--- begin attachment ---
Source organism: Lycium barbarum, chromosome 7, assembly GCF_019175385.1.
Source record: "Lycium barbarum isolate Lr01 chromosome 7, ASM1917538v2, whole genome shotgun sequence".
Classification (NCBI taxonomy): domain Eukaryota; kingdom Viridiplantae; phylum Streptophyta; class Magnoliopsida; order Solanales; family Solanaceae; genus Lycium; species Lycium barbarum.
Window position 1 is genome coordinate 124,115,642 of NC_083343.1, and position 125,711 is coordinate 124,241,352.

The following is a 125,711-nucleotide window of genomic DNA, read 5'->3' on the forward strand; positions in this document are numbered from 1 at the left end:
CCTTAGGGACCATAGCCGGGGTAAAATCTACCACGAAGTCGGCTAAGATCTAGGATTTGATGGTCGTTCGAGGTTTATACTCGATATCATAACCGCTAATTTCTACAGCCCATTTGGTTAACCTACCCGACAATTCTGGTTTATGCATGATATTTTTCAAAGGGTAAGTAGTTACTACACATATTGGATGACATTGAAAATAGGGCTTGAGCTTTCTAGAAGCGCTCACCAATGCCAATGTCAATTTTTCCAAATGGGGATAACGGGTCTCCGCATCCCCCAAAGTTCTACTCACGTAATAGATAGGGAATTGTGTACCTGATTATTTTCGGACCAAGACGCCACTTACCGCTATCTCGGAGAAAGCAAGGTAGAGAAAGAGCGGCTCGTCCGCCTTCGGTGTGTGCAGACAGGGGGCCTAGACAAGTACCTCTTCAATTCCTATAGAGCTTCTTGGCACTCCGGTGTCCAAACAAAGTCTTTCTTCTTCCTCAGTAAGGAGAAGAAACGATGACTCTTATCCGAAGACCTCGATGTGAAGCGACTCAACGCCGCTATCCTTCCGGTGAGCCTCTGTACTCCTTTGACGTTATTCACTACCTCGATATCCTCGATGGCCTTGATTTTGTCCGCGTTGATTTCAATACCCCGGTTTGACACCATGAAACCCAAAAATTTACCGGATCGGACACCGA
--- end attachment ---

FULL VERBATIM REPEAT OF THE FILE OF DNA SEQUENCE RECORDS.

Source organism: Lycium barbarum, chromosome 7, assembly GCF_019175385.1.
Source record: "Lycium barbarum isolate Lr01 chromosome 7, ASM1917538v2, whole genome shotgun sequence".
Classification (NCBI taxonomy): domain Eukaryota; kingdom Viridiplantae; phylum Streptophyta; class Magnoliopsida; order Solanales; family Solanaceae; genus Lycium; species Lycium barbarum.
Window position 1 is genome coordinate 124,115,642 of NC_083343.1, and position 125,711 is coordinate 124,241,352.

The following is a 125,711-nucleotide window of genomic DNA, read 5'->3' on the forward strand; positions in this document are numbered from 1 at the left end:
CCTTAGGGACCATAGCCGGGGTAAAATCTACCACGAAGTCGGCTAAGATCTAGGATTTGATGGTCGTTCGAGGTTTATACTCGATATCATAACCGCTAATTTCTACAGCCCATTTGGTTAACCTACCCGACAATTCTGGTTTATGCATGATATTTTTCAAAGGGTAAGTAGTTACTACACATATTGGATGACATTGAAAATAGGGCTTGAGCTTTCTAGAAGCGCTCACCAATGCCAATGTCAATTTTTCCAAATGGGGATAACGGGTCTCCGCATCCCCCAAAGTTCTACTCACGTAATAGATAGGGAATTGTGTACCTGATTATTTTCGGACCAAGACGCCACTTACCGCTATCTCGGAGAAAGCAAGGTAGAGAAAGAGCGGCTCGTCCGCCTTCGGTGTGTGCAGACAGGGGGCCTAGACAAGTACCTCTTCAATTCCTATAGAGCTTCTTGGCACTCCGGTGTCCAAACAAAGTCTTTCTTCTTCCTCAGTAAGGAGAAGAAACGATGACTCTTATCCGAAGACCTCGATGTGAAGCGACTCAACGCCGCTATCCTTCCGGTGAGCCTCTGTACTCCTTTGACGTTATTCACTACCTCGATATCCTCGATGGCCTTGATTTTGTCCGCGTTGATTTCAATACCCCGGTTTGACACCATGAAACCCAAAAATTTACCGGATCGGACACCGA